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Employed is a weekly reporting series focused on the new Northwoods.The landscape of living, playing, and working in the Northwoods is changing. Where we work, where we shop, where we reside, and how we support our families looks different than it did even a decade ago. It continues to shift as industry, tourism, retail, services, and natural resources shift.Entrepreneurship, broadband, work-from-home, and COVID-19 are all part of that mix. What makes you wonder, or what story ideas do you have for Employed? Submit them below.

Virtual Work, Virtual School: How Northwoods Families Juggle At-Home Pandemic Life

Leanne Vigue Miranda

Several times a day, one of Leanne Vigue Miranda’s daughters taps on her shoulder while she’s in a Zoom meeting.

Phoebe, a fourth-grader, or Luna, a kindergartener, has a homework question or computer issue.

“I constantly feel like my focus is being shifted every five to ten minutes,” Miranda said.

Miranda is the registrar at Nicolet College, and she’s been working from home since the pandemic started. Sometimes, her days include ten virtual meetings while her daughters learn virtually nearby.


Interruptions, internet problems, and kids stuck in front of a screen are all issues parents are facing this fall if they chose to have their children learn virtually.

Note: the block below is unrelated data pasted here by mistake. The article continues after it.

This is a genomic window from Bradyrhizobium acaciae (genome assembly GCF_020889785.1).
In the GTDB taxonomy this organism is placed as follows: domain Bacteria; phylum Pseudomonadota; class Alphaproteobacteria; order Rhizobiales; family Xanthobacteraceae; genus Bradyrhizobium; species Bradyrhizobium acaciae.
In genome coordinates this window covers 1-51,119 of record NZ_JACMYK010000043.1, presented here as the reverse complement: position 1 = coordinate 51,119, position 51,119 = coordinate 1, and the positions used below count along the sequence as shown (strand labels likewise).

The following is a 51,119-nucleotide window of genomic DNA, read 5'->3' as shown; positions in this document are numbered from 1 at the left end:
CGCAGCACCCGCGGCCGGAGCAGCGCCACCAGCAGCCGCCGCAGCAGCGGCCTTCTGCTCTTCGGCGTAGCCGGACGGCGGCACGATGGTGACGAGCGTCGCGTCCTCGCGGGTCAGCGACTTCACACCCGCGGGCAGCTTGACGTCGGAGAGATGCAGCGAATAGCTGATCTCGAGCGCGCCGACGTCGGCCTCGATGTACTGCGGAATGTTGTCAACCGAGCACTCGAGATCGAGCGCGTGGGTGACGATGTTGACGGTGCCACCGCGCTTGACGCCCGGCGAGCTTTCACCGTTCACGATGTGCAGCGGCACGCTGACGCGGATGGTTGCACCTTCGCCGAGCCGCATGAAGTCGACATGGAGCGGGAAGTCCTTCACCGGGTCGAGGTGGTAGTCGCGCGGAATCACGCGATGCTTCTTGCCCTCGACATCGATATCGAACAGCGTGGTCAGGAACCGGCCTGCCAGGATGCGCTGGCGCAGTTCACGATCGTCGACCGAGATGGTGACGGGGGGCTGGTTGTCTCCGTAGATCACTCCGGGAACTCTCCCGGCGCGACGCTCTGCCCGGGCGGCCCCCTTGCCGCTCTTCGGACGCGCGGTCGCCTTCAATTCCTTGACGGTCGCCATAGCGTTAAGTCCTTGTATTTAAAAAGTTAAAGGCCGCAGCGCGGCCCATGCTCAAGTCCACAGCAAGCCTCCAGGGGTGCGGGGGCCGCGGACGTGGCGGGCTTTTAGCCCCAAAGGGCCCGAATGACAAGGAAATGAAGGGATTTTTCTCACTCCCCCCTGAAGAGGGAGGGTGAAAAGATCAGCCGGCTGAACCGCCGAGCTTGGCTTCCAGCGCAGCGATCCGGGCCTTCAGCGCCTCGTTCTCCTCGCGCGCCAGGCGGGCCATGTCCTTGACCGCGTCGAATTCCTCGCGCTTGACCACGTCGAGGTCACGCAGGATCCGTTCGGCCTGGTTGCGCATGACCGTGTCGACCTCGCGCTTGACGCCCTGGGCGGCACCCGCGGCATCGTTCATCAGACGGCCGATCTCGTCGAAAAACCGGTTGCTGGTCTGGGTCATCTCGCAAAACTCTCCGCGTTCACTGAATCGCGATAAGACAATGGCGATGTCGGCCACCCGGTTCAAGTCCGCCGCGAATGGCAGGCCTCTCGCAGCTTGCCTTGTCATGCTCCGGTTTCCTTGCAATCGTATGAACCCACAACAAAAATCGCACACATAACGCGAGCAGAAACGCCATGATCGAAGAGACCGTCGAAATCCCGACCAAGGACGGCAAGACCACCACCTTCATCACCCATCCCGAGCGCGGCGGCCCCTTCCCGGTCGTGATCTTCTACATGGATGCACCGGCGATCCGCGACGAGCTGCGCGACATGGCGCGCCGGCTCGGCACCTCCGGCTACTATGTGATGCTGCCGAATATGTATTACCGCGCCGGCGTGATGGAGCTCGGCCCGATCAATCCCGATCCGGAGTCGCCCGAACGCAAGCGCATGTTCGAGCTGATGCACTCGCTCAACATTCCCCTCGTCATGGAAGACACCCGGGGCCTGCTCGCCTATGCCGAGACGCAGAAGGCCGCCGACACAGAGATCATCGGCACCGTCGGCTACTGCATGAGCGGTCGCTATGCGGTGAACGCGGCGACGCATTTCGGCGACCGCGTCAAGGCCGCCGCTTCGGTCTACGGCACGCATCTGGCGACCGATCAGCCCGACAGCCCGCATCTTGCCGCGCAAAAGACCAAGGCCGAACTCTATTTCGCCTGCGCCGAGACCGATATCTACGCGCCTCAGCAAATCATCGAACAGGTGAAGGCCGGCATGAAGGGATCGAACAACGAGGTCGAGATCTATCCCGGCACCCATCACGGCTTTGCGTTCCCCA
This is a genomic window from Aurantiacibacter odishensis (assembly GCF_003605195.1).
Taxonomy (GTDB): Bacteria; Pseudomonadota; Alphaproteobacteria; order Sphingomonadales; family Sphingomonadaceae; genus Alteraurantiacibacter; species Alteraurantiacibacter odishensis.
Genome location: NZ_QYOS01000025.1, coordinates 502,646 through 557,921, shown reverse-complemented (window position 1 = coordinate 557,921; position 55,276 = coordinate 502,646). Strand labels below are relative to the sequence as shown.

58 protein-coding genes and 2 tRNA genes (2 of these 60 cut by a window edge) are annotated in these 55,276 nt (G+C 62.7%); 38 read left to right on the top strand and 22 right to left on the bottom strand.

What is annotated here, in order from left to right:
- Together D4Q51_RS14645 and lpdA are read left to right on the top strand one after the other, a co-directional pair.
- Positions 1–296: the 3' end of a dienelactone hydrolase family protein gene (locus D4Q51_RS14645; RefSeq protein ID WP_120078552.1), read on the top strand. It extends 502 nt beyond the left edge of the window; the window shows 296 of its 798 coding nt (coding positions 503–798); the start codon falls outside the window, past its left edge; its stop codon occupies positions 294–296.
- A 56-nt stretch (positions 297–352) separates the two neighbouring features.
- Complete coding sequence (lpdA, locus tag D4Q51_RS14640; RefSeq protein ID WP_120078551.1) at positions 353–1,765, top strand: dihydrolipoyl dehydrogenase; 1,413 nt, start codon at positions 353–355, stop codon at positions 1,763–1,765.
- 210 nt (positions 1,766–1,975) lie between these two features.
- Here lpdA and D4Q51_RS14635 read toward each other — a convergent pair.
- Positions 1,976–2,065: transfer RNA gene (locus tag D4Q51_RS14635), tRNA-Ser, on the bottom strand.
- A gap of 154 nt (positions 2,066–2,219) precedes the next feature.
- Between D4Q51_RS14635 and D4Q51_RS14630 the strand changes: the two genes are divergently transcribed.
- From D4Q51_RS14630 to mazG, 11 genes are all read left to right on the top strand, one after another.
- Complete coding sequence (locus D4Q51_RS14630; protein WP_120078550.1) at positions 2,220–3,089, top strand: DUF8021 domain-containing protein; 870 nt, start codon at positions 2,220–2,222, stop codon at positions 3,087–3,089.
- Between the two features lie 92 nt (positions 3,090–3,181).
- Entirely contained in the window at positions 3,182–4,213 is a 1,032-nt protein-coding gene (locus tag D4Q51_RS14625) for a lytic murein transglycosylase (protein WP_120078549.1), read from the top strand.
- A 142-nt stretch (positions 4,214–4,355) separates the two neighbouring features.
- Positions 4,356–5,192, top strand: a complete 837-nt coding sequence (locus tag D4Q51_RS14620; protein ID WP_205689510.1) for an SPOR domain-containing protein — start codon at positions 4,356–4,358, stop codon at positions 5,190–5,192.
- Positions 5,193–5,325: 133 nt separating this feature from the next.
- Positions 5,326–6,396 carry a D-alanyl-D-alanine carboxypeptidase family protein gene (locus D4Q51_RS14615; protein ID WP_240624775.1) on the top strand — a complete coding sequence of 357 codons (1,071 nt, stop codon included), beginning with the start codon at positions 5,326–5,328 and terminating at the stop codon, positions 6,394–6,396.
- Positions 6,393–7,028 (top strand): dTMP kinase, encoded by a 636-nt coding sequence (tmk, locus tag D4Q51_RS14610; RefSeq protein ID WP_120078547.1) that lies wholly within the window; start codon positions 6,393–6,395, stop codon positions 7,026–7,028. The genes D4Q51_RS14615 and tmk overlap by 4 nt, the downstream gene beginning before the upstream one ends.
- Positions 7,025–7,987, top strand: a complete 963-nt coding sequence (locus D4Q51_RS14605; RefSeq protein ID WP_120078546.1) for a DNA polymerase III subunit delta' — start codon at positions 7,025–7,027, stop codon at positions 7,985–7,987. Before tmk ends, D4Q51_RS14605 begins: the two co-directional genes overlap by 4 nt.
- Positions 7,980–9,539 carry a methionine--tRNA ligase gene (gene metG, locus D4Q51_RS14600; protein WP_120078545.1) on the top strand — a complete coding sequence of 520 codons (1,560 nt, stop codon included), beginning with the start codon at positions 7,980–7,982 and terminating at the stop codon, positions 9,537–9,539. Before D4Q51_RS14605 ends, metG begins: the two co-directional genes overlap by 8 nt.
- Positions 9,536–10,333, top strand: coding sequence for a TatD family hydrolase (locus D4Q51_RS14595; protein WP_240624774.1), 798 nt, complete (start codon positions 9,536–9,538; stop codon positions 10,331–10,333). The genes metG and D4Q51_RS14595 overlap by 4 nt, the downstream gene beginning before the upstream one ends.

When those parents are trying to work from home at the same time, those challenges are doubled.

COVID-19 concerns led families to choose the virtual option for 28 percent of children in the School District of Rhinelander this fall. That’s 680 kids, each in a family working to balance home-learning.


Miranda knows the juggling act. For example, few weeks ago, Luna kept asking for help while her mother was in a work meeting.

“Finally, she came over to me and she said, ‘Mom, your kid is way more important than your computer.’ I paused and I thought, you know what, she’s totally right,” Miranda said.

Because of people with health issues in the family, the girls’ parents decided to keep Phoebe and Luna learning virtually this fall instead of sending them to school in person.

It was a difficult decision.

“Very, very tough,” Miranda admitted. “We’re still not sure that we did the right thing, and probably never will know for sure.”

A fourth-grade math class at Rhinelander's Central Elementary School.

Also in Rhinelander, Shelley Watz wrestled with the same choice for her kids.

Payten and Trevor, both in fifth grade, were desperate to go to school.

Instead, Watz kept them home, concerned for her family’s health.

Like Miranda, she now has to balance their school with her work under the same roof.

“Sometimes, it’s kind of chaos,” Watz said with a laugh.

Watz is a medical referral coordinator for Ascension, working largely from home.

She usually wakes the kids up during one of her Zoom meetings, then puts them on a Zoom meeting of their own for virtual class.

“My kids, when they need help, I’m like, okay, when I’m done with this call. Let me just finish this paperwork up and then I can help you,” Watz said. “It’s all day.”